Shakespeare’s Romans: Politics and Ethics in ‘Julius Caesar’ and ‘Coriolanus’

What is the context for Shakespeare’s Roman plays? Why did classical Rome capture the interest of people in Renaissance England? Introduction When William Shakespeare first staged his Roman tragedies Julius Caesar (1599) and Coriolanus (c. 1608), he did not introduce his audience to new stories. Rather, he reworked characters and events with which most of[…]

Shakespeare in Plague-Ridden London

Despite the plague’s high contagiousness and terrifying symptoms, life in Elizabethan England went on. By Lindsey Rachel Hunt William Shakespeare died 400 years ago, in April of 2016. But, thanks to the plague’s many sweeps through London, he could have actually died much, much sooner. While the plague hit London particularly hard in 1665, it[…]

The Armored Body as Trophy in Shakespeare’s Roman Plays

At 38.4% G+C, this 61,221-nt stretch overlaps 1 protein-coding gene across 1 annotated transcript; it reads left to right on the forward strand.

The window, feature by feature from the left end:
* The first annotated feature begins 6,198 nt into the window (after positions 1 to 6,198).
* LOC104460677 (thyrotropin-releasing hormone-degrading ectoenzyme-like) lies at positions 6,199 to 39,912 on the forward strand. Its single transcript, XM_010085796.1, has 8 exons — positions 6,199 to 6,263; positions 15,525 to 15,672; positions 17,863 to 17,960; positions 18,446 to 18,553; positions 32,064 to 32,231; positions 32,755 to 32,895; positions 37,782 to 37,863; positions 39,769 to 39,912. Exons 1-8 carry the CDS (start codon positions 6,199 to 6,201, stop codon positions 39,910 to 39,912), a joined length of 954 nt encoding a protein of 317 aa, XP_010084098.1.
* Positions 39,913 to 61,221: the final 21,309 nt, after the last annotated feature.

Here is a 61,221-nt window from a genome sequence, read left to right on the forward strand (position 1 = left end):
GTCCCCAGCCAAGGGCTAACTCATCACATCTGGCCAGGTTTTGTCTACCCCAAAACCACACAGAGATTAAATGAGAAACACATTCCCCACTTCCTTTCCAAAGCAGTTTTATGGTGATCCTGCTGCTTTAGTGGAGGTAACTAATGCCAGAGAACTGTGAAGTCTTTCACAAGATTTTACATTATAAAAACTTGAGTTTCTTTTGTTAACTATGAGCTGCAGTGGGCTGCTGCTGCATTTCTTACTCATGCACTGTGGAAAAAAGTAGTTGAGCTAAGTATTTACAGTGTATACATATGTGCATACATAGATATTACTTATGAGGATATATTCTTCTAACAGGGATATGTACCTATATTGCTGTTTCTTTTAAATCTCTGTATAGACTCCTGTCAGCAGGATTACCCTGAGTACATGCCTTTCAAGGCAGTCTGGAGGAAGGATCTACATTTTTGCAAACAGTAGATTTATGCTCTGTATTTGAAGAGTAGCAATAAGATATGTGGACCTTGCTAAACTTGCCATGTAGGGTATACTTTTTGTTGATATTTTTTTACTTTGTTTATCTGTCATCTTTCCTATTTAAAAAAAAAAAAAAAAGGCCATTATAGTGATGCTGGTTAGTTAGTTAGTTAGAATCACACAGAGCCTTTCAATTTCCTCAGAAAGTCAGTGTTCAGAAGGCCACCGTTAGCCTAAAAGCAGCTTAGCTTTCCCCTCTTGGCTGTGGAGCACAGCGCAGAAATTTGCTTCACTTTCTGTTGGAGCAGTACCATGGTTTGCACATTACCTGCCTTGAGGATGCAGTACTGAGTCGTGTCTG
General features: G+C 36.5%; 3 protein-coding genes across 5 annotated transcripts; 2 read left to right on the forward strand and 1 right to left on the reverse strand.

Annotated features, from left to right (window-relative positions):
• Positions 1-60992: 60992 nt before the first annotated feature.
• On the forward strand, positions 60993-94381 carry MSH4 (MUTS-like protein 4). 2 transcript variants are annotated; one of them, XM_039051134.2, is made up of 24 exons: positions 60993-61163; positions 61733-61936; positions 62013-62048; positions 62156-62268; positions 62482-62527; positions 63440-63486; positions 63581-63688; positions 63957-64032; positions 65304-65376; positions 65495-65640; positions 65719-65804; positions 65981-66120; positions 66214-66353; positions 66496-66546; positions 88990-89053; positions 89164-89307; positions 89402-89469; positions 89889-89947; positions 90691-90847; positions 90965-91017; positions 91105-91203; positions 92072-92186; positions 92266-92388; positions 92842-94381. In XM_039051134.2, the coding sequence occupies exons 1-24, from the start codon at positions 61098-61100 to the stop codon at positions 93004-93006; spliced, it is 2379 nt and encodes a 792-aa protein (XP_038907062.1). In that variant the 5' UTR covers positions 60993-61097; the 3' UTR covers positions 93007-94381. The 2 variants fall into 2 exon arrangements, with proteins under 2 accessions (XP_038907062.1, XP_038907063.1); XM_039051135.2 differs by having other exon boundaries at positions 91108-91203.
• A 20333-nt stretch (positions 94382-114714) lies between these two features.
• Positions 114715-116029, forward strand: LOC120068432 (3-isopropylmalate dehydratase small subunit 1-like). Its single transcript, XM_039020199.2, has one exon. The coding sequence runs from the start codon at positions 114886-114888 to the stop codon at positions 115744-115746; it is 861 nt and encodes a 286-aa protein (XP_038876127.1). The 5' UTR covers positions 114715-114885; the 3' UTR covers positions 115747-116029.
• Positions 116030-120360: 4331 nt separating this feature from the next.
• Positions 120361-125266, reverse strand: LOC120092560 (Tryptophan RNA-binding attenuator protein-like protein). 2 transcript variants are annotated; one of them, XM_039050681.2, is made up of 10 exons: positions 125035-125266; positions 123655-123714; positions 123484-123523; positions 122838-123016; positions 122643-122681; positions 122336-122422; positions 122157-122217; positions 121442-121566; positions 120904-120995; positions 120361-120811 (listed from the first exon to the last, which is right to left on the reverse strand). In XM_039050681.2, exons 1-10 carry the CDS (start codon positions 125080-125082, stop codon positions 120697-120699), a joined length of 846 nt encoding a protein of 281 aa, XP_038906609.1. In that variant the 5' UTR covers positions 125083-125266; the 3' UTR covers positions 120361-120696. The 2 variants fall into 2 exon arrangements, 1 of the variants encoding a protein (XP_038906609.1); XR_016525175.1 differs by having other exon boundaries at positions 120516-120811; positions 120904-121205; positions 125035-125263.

The treatment of the military subject in Shakespeare’s Roman plays complicates early modern cultural understandings of the material aspects of militant nostalgia. Remembering Rome, performing Rome… Introduction At the end of Book 12 of Virgil’s Aeneid, Aeneas is described as “stetit acer in armis” or “ferocious in his armor,” a colossal and threatening force, a[…]

Shakespeare’s ‘Richard III’ and the Will to Power

Shakespeare drew on earlier depictions of Richard III and other ruthless rulers in order to create his own power-hungry king, and it has influenced later depictions of megalomania. Introduction Richard III is early Shakespeare. Probably composed in the early 1590s, it’s the work of a playwright in his late twenties, author of two comedies (The[…]